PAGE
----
Why Physicists Are Hunting the Strangest of the Ghost Particles

Live Science | 1/12/2019 | Staff
jster97 (Posted by) Level 3
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Every single second of every single day, you are being bombarded by trillions upon trillions of subatomic particles, showering down from the depths of space. They blow through you with the strength of a cosmic hurricane, blasting in at nearly the speed of light. They're coming from all over the sky, at all times of the day and night. They penetrate the Earth's magnetic field and our protective atmosphere like so much butter.

And yet, the hair on the top of your head isn't even ruffled.

What's going on?

Sometimes elements feel a little … unstable. And if they're left alone for too long, they fall apart and transform themselves into something else, something a little bit lighter on the periodic table. In addition, a little electron would pop out. But in the 1920s, careful and detailed observations of those decays found tiny, niggling discrepancies. The total energy at the start of the process was a tiny bit greater than the energy coming out. The math didn't add up. Odd.

Physicists - Particle - Cloth - Energy - Something

So, a few physicists concocted a brand-new particle out of whole cloth. Something to carry away the missing energy. Something small, something light, something without charge. Something that could slip through their detectors unnoticed.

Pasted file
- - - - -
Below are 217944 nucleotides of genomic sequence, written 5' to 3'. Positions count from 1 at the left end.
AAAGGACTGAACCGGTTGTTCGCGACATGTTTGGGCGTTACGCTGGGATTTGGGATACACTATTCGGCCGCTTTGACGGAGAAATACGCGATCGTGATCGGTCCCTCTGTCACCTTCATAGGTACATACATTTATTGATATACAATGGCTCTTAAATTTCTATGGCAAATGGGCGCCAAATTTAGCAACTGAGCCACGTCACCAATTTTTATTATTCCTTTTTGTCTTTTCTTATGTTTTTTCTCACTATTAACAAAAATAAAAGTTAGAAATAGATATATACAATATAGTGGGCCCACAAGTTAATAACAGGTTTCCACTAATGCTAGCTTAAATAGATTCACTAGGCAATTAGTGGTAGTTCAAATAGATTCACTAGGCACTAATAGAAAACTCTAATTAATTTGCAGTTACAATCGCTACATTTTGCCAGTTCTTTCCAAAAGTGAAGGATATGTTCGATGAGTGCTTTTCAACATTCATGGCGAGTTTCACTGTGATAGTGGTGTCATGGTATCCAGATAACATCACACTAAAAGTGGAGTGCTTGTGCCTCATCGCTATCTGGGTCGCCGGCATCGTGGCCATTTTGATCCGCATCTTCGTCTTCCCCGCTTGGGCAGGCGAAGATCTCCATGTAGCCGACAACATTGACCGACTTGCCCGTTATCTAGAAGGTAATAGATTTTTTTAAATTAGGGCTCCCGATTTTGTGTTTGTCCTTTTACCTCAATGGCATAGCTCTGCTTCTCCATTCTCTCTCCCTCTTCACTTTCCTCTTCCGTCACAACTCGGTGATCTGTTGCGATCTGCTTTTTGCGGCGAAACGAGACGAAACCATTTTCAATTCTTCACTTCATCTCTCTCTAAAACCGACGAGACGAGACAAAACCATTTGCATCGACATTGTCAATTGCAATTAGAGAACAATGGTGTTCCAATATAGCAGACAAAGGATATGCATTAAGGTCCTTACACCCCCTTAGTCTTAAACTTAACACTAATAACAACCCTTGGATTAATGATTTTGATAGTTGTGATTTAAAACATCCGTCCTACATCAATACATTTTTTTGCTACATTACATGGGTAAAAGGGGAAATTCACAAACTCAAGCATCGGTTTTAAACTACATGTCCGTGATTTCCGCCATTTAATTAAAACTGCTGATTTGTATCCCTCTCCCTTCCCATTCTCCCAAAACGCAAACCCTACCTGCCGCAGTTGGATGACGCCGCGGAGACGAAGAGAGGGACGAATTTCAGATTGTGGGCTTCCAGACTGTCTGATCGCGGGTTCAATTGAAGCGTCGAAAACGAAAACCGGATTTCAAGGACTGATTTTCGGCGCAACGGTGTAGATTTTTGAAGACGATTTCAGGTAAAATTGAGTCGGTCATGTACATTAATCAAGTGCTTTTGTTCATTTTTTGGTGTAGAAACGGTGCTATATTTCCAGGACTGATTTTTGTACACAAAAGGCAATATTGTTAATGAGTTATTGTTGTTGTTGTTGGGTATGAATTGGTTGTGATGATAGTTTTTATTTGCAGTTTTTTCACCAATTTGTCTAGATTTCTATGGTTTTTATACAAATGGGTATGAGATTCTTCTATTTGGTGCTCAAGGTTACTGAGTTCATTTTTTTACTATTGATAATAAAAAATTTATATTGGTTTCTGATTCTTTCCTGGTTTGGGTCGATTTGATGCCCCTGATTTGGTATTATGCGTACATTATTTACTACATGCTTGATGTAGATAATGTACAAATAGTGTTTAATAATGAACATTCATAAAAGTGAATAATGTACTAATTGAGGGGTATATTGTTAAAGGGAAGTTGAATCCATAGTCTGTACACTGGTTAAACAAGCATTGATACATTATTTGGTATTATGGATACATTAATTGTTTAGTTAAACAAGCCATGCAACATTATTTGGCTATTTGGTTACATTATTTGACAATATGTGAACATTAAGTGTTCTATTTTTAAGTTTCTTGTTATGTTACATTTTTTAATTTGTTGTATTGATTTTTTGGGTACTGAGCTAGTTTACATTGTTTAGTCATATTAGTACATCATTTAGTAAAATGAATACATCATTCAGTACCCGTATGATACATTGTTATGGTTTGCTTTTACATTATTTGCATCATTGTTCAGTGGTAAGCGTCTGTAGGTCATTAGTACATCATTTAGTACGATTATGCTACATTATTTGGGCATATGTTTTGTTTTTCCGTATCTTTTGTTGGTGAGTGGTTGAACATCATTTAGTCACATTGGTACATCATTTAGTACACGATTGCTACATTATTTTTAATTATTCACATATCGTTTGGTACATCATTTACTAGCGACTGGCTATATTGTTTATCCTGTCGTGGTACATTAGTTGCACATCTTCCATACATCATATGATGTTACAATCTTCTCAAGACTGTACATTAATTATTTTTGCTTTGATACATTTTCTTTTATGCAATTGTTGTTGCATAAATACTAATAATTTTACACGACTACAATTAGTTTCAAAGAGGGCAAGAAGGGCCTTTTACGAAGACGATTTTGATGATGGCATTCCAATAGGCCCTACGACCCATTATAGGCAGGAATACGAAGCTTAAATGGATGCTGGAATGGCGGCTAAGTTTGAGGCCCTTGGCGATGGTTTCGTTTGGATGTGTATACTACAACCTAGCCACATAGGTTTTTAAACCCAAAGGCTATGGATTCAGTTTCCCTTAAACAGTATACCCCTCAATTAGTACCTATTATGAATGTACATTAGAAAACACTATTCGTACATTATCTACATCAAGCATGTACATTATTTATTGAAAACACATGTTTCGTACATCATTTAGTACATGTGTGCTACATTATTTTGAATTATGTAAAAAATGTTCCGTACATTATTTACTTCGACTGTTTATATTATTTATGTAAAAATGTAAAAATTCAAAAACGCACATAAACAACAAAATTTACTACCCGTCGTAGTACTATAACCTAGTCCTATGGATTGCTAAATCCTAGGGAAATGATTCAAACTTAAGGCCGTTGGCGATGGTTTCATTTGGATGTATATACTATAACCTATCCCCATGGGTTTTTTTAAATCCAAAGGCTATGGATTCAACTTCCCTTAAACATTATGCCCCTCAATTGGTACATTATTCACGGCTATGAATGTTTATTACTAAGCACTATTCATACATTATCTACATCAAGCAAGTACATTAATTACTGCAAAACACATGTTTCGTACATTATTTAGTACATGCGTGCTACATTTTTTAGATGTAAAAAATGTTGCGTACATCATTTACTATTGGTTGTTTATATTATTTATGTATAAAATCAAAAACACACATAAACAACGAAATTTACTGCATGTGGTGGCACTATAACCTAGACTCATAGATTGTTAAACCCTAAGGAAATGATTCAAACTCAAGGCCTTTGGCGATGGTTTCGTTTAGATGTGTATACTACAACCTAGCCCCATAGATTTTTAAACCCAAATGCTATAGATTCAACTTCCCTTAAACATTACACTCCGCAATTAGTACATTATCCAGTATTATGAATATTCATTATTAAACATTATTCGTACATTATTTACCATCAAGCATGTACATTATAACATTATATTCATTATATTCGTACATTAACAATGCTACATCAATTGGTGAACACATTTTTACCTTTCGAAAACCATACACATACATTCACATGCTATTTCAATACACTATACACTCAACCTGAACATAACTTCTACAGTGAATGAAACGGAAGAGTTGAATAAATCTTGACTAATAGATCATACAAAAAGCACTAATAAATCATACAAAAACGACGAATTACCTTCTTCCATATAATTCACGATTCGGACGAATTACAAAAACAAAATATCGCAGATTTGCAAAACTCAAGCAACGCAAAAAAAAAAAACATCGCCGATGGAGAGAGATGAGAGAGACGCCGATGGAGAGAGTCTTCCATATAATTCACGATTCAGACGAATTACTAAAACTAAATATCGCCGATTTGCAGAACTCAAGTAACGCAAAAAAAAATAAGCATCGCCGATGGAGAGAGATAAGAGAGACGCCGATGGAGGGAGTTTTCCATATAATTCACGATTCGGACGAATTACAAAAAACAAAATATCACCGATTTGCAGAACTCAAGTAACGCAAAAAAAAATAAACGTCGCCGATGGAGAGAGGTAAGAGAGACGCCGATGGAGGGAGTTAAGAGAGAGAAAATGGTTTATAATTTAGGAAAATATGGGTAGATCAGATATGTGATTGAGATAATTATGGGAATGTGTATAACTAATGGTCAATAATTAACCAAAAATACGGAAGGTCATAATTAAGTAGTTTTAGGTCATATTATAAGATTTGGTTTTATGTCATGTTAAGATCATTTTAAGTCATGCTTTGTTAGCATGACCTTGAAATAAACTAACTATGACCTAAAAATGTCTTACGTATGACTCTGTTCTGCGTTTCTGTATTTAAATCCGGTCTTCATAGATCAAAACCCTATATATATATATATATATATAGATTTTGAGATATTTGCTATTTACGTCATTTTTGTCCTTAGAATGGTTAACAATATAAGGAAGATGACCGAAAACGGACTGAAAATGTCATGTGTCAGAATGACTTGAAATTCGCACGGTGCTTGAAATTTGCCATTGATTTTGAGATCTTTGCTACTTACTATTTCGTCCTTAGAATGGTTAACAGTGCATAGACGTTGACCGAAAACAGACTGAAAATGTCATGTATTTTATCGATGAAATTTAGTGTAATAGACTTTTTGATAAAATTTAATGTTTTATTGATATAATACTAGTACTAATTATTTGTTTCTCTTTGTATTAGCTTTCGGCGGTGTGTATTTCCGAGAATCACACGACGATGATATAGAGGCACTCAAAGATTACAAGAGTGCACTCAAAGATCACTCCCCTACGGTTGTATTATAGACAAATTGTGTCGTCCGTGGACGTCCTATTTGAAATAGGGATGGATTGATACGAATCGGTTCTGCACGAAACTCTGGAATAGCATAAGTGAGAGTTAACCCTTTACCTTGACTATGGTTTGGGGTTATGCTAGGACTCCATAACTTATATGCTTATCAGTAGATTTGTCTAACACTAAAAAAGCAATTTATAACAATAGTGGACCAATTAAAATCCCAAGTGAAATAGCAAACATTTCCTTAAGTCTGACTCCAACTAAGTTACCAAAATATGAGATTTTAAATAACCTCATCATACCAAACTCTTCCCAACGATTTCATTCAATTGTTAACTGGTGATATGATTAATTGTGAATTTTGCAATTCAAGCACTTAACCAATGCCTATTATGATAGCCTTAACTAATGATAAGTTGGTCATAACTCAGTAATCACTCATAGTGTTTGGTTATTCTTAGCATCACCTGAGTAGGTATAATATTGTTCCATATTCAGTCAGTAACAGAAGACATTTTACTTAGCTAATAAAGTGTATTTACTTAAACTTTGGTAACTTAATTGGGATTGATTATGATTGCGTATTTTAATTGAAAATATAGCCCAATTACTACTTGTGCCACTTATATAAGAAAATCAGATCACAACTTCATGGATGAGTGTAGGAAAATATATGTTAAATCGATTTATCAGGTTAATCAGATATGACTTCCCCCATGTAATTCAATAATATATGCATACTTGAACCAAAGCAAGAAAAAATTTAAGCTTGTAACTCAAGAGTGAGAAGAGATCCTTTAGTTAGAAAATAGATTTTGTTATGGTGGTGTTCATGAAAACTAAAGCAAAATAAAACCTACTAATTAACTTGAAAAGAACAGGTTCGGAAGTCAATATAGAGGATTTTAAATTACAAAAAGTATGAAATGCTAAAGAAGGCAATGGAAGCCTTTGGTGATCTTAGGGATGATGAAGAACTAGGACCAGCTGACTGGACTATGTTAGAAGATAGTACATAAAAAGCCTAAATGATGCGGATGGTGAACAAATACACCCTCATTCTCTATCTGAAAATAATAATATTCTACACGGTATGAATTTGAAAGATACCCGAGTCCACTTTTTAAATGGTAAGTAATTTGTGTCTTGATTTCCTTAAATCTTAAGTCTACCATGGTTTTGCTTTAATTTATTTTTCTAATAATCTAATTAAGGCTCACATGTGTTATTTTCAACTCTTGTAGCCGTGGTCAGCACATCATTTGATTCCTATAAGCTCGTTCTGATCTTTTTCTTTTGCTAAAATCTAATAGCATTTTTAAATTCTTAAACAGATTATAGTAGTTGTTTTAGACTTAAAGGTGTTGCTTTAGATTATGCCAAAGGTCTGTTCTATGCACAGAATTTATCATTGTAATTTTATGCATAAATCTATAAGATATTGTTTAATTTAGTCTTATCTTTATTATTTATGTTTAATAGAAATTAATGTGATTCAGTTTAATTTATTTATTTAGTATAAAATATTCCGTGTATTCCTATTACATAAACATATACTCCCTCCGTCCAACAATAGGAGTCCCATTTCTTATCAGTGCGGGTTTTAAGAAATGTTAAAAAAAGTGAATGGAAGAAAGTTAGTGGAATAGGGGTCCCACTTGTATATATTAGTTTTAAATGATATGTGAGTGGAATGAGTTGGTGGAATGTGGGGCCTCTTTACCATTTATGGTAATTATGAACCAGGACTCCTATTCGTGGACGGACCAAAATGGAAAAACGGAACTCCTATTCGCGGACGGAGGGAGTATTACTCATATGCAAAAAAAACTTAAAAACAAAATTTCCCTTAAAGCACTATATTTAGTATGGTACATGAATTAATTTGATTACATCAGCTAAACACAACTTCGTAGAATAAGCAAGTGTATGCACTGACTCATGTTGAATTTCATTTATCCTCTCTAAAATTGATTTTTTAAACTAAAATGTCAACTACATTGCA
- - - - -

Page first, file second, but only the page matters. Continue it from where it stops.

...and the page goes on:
A little, neutral one. A neutrino.

Couple - Decades - Existence - Family - Particles

It took another couple decades to confirm their existence — that's how slippery and wily and sneaky they are. But in 1956, neutrinos joined the growing family of known, measured, confirmed particles.

And then things got weird.

Trouble - Discovery - Muon - Time - Neutrino

The trouble started brewing with the discovery of the muon, which coincidentally occurred about the same time that the neutrino idea was beginning to gain ground: the 1930s. The muon is almost exactly like an electron. Same charge. Same spin. But it's different in one crucial way: It's heavier, over 200 times more massive than its sibling, the electron.

Muons participate in...
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